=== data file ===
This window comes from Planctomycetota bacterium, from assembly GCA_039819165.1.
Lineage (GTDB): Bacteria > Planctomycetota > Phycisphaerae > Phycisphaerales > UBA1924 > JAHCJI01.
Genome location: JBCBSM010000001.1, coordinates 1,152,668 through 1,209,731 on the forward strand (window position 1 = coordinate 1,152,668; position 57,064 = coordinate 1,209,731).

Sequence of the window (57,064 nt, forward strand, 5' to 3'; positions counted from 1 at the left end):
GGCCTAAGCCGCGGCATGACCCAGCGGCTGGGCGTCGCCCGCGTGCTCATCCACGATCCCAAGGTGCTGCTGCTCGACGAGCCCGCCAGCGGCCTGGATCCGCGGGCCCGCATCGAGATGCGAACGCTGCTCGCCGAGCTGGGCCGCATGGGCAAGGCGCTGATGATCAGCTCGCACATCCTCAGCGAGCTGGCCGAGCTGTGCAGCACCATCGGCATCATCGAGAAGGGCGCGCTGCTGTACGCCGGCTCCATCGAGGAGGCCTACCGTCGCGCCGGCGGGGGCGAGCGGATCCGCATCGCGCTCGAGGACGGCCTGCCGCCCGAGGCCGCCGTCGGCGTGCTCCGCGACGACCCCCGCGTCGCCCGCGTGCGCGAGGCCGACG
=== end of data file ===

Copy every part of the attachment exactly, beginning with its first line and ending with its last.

This window comes from Planctomycetota bacterium, from assembly GCA_039819165.1.
Lineage (GTDB): Bacteria > Planctomycetota > Phycisphaerae > Phycisphaerales > UBA1924 > JAHCJI01.
Genome location: JBCBSM010000001.1, coordinates 1,152,668 through 1,209,731 on the forward strand (window position 1 = coordinate 1,152,668; position 57,064 = coordinate 1,209,731).

Sequence of the window (57,064 nt, forward strand, 5' to 3'; positions counted from 1 at the left end):
GGCCTAAGCCGCGGCATGACCCAGCGGCTGGGCGTCGCCCGCGTGCTCATCCACGATCCCAAGGTGCTGCTGCTCGACGAGCCCGCCAGCGGCCTGGATCCGCGGGCCCGCATCGAGATGCGAACGCTGCTCGCCGAGCTGGGCCGCATGGGCAAGGCGCTGATGATCAGCTCGCACATCCTCAGCGAGCTGGCCGAGCTGTGCAGCACCATCGGCATCATCGAGAAGGGCGCGCTGCTGTACGCCGGCTCCATCGAGGAGGCCTACCGTCGCGCCGGCGGGGGCGAGCGGATCCGCATCGCGCTCGAGGACGGCCTGCCGCCCGAGGCCGCCGTCGGCGTGCTCCGCGACGACCCCCGCGTCGCCCGCGTGCGCGAGGCCGACG